Special to The Windham Eagle
Your weekly columnist.
I’m trying something new.
Because, well, why shouldn’t I?
It’s important to keep life interesting.
And everyone should have a stimulating existence.
At least, that’s what I think right now.
Doing the same thing every day would truly stink.
All work and no experimentation would make me awfully dull. And no one needs tedious essayists in their life, do they?
But some weeks don’t yield a whole lot of decent writing fodder.
Sometimes journalists (probably not the right word here) must generate their own inspiration.
That’s why I’m trying to produce a new kind of 600-word column this week.
If you’re averse to change, fret not; there are still exactly 50 dozen words here.
This week’s difference: each sentence will contain exactly one word more than the previous one did.
Which is why this sentence consists of exactly seventeen words, since the previous one contained but sixteen.
This is the 18th sentence so far, so I’ll have a total of 171 words at its conclusion.
My favorite quarterback when I was young was Johnny Unitas of the Baltimore Colts, who wore uniform number 19.
This may not be as easy as I thought, since after this sentence I will still need another 390 words.
But they’ve all got to fit into another fourteen increasingly lengthy (and potentially confusing) sentences, which isn’t going to be easy.
Some powerful messages can be expressed in just ten simple words, like, “The only thing we have to fear is fear itself.”
Sometimes only four words, such as, “I have a dream,” can evoke powerful emotions, and inspire otherwise ordinary people to do great things.
Other memorable four-word phrases include, “I am the greatest,” although Muhammad Ali never did specify exactly what it was he was the greatest at.
I wonder if Ali, Franklin Delano Roosevelt, or Martin Luther King, Jr. ever wrote a sentence as utterly devoid of meaning as this one is?
“A stitch in time saves nine,” and, “Early to bed, early to rise, makes a man healthy, wealthy, and wise,” are both familiar and widely recognized idioms.
Semicolons are most commonly used to link (in a single sentence) two independent clauses that are closely related in thought; I think I better start using them.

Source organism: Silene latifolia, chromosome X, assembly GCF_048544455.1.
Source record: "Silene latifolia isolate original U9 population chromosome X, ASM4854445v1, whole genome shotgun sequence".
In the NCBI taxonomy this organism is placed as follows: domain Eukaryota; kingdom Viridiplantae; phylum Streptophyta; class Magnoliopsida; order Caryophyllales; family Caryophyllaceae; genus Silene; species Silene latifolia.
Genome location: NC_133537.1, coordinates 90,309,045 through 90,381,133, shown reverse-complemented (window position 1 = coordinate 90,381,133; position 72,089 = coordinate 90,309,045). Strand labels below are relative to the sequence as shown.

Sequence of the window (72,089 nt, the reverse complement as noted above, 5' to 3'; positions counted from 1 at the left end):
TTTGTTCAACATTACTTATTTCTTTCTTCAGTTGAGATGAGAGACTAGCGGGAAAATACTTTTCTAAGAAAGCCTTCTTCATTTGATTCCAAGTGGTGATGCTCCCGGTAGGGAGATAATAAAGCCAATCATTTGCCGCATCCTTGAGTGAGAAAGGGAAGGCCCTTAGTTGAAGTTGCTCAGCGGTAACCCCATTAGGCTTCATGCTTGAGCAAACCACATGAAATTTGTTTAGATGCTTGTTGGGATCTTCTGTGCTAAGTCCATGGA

The other option, which would be to construct the sorts of sentences I regularly upbraid my high school English students for, would be equal parts humiliating and hypocritical.
Sentences that contain more than two conjunctions (“and,” “but,” “so,” etc.), include more than two commas, or go on for more than three lines can accurately be called “run-ons.”
I can’t decide if my favorite Ralph Waldo Emerson quote is, “The reward of a thing well done is having done it,” or, “Nobody can bring you peace but yourself.”
Wait a minute; he also said, “We aim above the mark to hit the mark,” ”People only see what they are prepared to see,” and, “Every artist was first an amateur.”
In addition, the Boston-born essayist and abolitionist, Harvard-educated lecturer and philosopher, ruggedly individualistic poet and champion of transcendentalism was also quoted (ironically) as saying, “I hate quotations; tell me what you know.”
But how would Emerson have completed a 600-word essay where each sentence contained exactly one word more than the previous one, when he discovered, after 34 sentences, he had five words left over?
I can only hope that the ardent lover of nature, fierce opponent of slavery, and passionate advocate for women’s rights would ultimately have elected to do the same thing I’ve decided to do here.
Yes, this is the end. <
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